Chequamegon-Nicolet National Forest Recipient of “More Kids in The Woods” Funding for “Schoolyard Habitats Across Wisconsin”


At a speech in Denver,Colorado on April 24, Gail Kimbell, Chief of the Forest Service, announced that the Chequamegon-Nicolet will be one of 16 Forest Service project
leaders and their partners from around the country to receive funding through the “More Kids in the Woods” project. Partners in these projects represent schools, environmental and youth non-profit organizations, Native American Tribes, and other federal, state and local governments. The projects will help urban and rural children connect to the land in a
hands-on way.

The Schoolyard Habitats Across Wisconsin – Sowing the Seeds of Environmental Literacy and Stewardship project was developed by Project Leader Nicole Shutt, a Biological Science Technician of the Lakewood-Laona
Ranger District. Involving two Districts of the Forest, the Northern Great Lakes Visitor Center (NGLVC), the Region’s Urban Connections Program, and 12 other partners, this project links urban and rural kids through distance learning, and brings student-directed ecosystem restoration to communities across Wisconsin. It will occur in the northeast, northwest, and southeast
regions of the state from May 2008 to October 2011. On the Lakewood-Laona
District, students at the Crandon, Laona, and Wabeno School Districts will
create schoolyard habitats using field trips to National Forest lands, UW-Madison Arboretum’s Earth Partnership for Schools’ (EPS) curriculum, Nicolet Distance Education Network’s interactive television sessions (available state-wide), and help from Arts Vitally Enrich Communities (AVEC) and the Sokaogon (Mole Lake) Band of Lake Superior Chippewa. In addition, selected students will work alongside District personnel in
service-learning summer internships. On the Washburn District, students at the Bayfield and Washburn Schools will create schoolyard habitats with the help of the District, EPS, NGLVC, and Northland College. In southeast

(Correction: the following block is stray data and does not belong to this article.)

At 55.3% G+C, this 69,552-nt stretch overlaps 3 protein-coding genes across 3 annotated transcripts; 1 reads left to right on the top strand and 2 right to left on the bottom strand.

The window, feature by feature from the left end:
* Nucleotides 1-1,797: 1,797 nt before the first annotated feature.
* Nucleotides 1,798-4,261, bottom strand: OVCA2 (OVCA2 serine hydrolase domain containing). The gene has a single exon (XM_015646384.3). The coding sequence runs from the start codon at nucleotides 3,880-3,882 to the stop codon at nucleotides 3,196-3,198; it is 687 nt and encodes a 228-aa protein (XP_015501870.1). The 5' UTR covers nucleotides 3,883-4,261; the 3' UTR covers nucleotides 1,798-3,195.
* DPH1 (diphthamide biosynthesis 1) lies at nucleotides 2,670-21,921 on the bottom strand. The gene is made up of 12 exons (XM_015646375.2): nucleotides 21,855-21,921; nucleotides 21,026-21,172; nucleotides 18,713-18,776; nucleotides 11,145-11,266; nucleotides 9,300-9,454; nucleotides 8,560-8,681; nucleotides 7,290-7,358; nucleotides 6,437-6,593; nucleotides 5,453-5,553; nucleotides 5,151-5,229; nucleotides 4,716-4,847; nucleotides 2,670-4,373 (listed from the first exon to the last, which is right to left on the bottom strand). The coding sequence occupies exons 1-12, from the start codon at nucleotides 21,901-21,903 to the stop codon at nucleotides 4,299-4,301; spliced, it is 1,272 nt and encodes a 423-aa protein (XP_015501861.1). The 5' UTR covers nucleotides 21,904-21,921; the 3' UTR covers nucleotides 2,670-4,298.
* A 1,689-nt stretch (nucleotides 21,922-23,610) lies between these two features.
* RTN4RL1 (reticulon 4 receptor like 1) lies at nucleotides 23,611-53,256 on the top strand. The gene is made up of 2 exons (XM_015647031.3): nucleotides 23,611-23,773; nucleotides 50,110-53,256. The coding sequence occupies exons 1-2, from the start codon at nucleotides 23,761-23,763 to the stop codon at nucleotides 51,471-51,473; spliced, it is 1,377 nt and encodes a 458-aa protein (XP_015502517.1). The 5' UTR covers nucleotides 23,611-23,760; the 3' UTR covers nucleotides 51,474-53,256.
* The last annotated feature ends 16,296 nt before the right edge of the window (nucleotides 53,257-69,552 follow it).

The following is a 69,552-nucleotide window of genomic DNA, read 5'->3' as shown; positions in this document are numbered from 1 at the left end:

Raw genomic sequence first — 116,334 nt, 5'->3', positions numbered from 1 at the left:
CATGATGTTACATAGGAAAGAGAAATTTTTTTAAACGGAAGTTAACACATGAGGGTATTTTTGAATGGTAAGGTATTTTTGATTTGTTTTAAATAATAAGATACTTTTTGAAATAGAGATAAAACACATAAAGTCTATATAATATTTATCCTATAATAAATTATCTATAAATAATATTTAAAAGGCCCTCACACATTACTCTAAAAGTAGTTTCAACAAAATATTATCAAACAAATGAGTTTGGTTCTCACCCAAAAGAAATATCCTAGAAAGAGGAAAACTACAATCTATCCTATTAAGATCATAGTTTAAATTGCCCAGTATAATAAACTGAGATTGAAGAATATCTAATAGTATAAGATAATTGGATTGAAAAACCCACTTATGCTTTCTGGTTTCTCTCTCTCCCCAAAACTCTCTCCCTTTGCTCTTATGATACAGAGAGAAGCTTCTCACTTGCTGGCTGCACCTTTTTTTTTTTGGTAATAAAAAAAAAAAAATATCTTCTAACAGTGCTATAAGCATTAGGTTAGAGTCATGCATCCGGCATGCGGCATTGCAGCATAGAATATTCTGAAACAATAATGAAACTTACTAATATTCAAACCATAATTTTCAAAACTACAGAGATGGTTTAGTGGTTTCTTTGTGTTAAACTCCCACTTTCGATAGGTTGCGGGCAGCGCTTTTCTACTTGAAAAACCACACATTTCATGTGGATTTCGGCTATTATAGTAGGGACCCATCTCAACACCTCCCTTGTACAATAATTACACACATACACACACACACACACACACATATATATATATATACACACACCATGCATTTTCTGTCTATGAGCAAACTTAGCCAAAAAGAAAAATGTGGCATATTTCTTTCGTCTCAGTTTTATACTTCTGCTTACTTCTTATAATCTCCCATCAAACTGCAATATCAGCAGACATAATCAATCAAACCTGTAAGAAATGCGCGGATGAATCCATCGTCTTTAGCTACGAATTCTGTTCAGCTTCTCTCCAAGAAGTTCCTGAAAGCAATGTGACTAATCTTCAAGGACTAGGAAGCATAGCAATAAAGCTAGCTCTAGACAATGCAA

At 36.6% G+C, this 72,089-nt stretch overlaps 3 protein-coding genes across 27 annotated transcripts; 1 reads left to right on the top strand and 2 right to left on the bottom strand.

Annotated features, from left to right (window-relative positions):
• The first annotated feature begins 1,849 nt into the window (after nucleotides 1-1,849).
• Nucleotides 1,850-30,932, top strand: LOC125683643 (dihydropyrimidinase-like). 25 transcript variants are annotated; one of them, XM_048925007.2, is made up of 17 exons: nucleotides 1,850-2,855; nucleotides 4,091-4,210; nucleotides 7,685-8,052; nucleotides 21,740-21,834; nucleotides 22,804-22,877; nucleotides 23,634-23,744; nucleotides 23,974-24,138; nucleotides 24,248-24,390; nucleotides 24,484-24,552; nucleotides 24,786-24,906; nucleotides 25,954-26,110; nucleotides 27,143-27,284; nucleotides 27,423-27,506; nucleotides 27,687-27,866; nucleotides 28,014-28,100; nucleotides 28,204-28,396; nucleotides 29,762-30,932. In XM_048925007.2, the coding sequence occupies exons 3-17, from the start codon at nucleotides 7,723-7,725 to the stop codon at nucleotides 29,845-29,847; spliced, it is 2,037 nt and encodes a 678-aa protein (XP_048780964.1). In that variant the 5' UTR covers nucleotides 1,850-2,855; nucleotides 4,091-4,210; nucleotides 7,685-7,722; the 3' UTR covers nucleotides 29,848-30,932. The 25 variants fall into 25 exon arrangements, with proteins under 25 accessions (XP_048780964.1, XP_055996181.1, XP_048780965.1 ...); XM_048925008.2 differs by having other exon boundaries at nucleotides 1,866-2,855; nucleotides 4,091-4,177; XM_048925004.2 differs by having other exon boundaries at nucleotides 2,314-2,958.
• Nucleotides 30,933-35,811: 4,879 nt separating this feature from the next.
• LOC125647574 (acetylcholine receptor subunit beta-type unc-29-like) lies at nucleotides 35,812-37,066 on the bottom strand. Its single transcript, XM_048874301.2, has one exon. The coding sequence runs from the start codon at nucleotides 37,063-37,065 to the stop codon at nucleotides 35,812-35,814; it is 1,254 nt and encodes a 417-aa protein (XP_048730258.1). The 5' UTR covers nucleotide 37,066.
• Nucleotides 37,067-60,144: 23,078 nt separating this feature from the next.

Wisconsin, EPS, the Urban Ecology Center, and Urban Connections will be working with the Milwaukee Public Schools to restore habitats on their school grounds. AVEC will help all the students enlist support through
community mural projects, and will also assist the students in creating a video program and companion book about their Schoolyard Habitat development. Meanwhile, Earth Partnership for Schools (EPS) will provide training and support to build the capacity of teachers, students and community partners to restore native habitats on schoolyards and nearby natural areas. These habitats become outdoor classrooms for science, math, language arts, social studies, student inquiry, and service-learning to address ecological literacy across age, ecosystem, discipline, place, and culture.

A Student Summit will occur in 2011, in which the students from the three regions will gather in the northwoods to share the results of their restorations and science inquiry projects. The Schools will donate some of the video/book sets to libraries (to encourage more people to restore natural landscapes) and will sell other sets for money to maintain the Habitats.

Forest Supervisor Jeanne Higgins was thrilled to hear this project was
selected. “It is important for kids to understand the natural world and to know how important wildlands are to their quality of life. I want kids to know that forests provide clean air, clean water and multiple goods and services for their benefit and for the benefit of their future grandchildren and that the conservation of these lands is important. I want kids to experience the great outdoors, whether it is a remote
wilderness or a spot of nature in the heart of a city.”

According to the Forest’s More Kids In the Woods Coordinator, Becky Dinsmore, “We were very honored to receive this since more than 270 proposals were considered for the awards nationally. The Forest Service sought proposals focused on underserved and urban youth; recreation and environmental stewardship; solid, broad-based partnerships; and innovative techniques. While many of the projects funded will take place on national forests, others aim to bring nature to children in their schoolyards and communities.”

Located between Lake Wingra and the West Beltline Highway at 1207 Seminole Highway, the University of Wisconsin-Madison Arboretum features the restored prairies, forests and wetlands of pre-settlement Wisconsin. This 1,260-acre arboretum also houses flowering trees, shrubs and a world-famous lilac collection. Educational tours for groups and the general public, science and nature-based classes for all ages and abilities, and a wide variety of volunteer opportunities for groups, families and individuals are available.